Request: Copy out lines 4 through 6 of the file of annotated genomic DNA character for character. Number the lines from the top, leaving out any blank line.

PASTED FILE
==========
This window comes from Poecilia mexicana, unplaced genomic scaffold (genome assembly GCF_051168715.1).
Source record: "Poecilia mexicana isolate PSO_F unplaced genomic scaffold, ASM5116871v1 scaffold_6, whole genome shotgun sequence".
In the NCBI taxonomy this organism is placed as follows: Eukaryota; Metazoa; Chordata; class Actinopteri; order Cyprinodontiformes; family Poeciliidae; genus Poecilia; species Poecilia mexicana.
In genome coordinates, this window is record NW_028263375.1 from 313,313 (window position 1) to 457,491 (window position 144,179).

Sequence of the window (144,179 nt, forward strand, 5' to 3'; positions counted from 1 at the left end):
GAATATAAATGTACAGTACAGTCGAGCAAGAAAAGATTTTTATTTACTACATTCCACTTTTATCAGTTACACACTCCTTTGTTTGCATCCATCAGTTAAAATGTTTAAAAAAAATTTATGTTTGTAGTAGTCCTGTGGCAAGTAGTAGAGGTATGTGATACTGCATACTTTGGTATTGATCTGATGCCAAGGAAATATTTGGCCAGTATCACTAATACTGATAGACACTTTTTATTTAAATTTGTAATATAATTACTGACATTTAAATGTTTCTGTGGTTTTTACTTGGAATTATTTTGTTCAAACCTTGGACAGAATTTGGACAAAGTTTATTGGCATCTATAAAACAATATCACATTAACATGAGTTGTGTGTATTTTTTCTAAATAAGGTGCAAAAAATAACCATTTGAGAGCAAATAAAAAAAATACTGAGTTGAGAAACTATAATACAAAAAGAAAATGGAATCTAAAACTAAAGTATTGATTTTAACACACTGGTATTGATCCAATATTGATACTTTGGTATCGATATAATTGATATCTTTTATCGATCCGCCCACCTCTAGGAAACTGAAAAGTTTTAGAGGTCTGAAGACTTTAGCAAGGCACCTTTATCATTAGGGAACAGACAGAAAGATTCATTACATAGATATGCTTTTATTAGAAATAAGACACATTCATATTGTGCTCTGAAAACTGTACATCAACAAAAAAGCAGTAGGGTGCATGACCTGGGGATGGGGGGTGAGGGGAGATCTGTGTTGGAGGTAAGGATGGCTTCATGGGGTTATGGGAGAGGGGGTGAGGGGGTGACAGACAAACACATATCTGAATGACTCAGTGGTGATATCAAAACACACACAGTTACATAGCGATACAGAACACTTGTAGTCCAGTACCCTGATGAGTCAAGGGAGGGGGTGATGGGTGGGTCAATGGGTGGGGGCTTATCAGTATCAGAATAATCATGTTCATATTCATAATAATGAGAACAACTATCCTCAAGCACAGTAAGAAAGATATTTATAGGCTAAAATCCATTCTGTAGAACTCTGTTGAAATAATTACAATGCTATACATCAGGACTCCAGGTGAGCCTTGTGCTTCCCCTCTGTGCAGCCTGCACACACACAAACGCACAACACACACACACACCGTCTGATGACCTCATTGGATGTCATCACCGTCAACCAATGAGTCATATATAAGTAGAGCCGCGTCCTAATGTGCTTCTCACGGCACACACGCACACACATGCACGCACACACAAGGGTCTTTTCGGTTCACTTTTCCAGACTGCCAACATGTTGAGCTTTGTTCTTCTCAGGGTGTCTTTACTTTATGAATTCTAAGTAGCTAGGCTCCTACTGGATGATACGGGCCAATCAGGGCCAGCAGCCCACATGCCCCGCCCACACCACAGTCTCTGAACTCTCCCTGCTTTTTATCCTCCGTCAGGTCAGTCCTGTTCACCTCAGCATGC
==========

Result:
In genome coordinates, this window is record NW_028263375.1 from 313,313 (window position 1) to 457,491 (window position 144,179).

Sequence of the window (144,179 nt, forward strand, 5' to 3'; positions counted from 1 at the left end):
GAATATAAATGTACAGTACAGTCGAGCAAGAAAAGATTTTTATTTACTACATTCCACTTTTATCAGTTACACACTCCTTTGTTTGCATCCATCAGTTAAAATGTTTAAAAAAAATTTATGTTTGTAGTAGTCCTGTGGCAAGTAGTAGAGGTATGTGATACTGCATACTTTGGTATTGATCTGATGCCAAGGAAATATTTGGCCAGTATCACTAATACTGATAGACACTTTTTATTTAAATTTGTAATATAATTACTGACATTTAAATGTTTCTGTGGTTTTTACTTGGAATTATTTTGTTCAAACCTTGGACAGAATTTGGACAAAGTTTATTGGCATCTATAAAACAATATCACATTAACATGAGTTGTGTGTATTTTTTCTAAATAAGGTGCAAAAAATAACCATTTGAGAGCAAATAAAAAAAATACTGAGTTGAGAAACTATAATACAAAAAGAAAATGGAATCTAAAACTAAAGTATTGATTTTAACACACTGGTATTGATCCAATATTGATACTTTGGTATCGATATAATTGATATCTTTTATCGATCCGCCCACCTCTAGGAAACTGAAAAGTTTTAGAGGTCTGAAGACTTTAGCAAGGCACCTTTATCATTAGGGAACAGACAGAAAGATTCATTACATAGATATGCTTTTATTAGAAATAAGACACATTCATATTGTGCTCTGAAAACTGTACATCAACAAAAAAGCAGTAGGGTGCATGACCTGGGGATGGGGGGTGAGGGGAGATCTGTGTTGGAGGTAAGGATGGCTTCATGGGGTTATGGGAGAGGGGGTGAGGGGGTGACAGACAAACACATATCTGAATGACTCAGTGGTGATATCAAAACACACACAGTTACATAGCGATACAGAACACTTGTAGTCCAGTACCCTGATGAGTCAAGGGAGGGGGTGATGGGTGGGTCAATGGGTGGGGGCTTATCAGTATCAGAATAATCATGTTCATATTCATAATAATGAGAACAACTATCCTCAAGCACAGTAAGAAAGATATTTATAGGCTAAAATCCATTCTGTAGAACTCTGTTGAAATAATTACAATGCTATACATCAGGACTCCAGGTGAGCCTTGTGCTTCCCCTCTGTGCAGCCTGCACACACACAAACGCACAACACACACACACACCGTCTGATGACCTCATTGGATGTCATCACCGTCAACCAATGAGTCATATATAAGTAGAGCCGCGTCCTAATGTGCTTCTCACGGCACACACGCACACACATGCACGCACACACAAGGGTCTTTTCGGTTCACTTTTCCAGACTGCCAACATGTTGAGCTTTGTTCTTCTCAGGGTGTCTTTACTTTATGAATTCTAAGTAGCTAGGCTCCTACTGGATGATACGGGCCAATCAGGGCCAGCAGCCCACATGCCCCGCCCACACCACAGTCTCTGAACTCTCCCTGCTTTTTATCCTCCGTCAGGTCAGTCCTGTTCACCTCAGCATGC